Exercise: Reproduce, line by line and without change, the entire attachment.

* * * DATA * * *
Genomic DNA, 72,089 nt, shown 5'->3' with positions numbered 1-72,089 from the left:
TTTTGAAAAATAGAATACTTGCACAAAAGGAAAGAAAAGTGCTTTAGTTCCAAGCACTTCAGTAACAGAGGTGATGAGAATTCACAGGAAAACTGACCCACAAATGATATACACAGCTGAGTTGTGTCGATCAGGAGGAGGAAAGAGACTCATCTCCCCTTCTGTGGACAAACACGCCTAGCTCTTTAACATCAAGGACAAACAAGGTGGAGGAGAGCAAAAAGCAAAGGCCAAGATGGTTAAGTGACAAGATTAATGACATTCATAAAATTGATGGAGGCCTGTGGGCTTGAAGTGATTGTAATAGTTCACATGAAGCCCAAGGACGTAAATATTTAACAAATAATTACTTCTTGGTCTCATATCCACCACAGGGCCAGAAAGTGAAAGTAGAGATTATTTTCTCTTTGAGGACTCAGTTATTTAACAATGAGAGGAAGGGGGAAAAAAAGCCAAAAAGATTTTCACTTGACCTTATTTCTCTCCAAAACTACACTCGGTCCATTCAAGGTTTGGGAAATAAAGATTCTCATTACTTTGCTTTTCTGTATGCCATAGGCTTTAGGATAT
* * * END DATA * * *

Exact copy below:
Genomic DNA, 72,089 nt, shown 5'->3' with positions numbered 1-72,089 from the left:
TTTTGAAAAATAGAATACTTGCACAAAAGGAAAGAAAAGTGCTTTAGTTCCAAGCACTTCAGTAACAGAGGTGATGAGAATTCACAGGAAAACTGACCCACAAATGATATACACAGCTGAGTTGTGTCGATCAGGAGGAGGAAAGAGACTCATCTCCCCTTCTGTGGACAAACACGCCTAGCTCTTTAACATCAAGGACAAACAAGGTGGAGGAGAGCAAAAAGCAAAGGCCAAGATGGTTAAGTGACAAGATTAATGACATTCATAAAATTGATGGAGGCCTGTGGGCTTGAAGTGATTGTAATAGTTCACATGAAGCCCAAGGACGTAAATATTTAACAAATAATTACTTCTTGGTCTCATATCCACCACAGGGCCAGAAAGTGAAAGTAGAGATTATTTTCTCTTTGAGGACTCAGTTATTTAACAATGAGAGGAAGGGGGAAAAAAAGCCAAAAAGATTTTCACTTGACCTTATTTCTCTCCAAAACTACACTCGGTCCATTCAAGGTTTGGGAAATAAAGATTCTCATTACTTTGCTTTTCTGTATGCCATAGGCTTTAGGATAT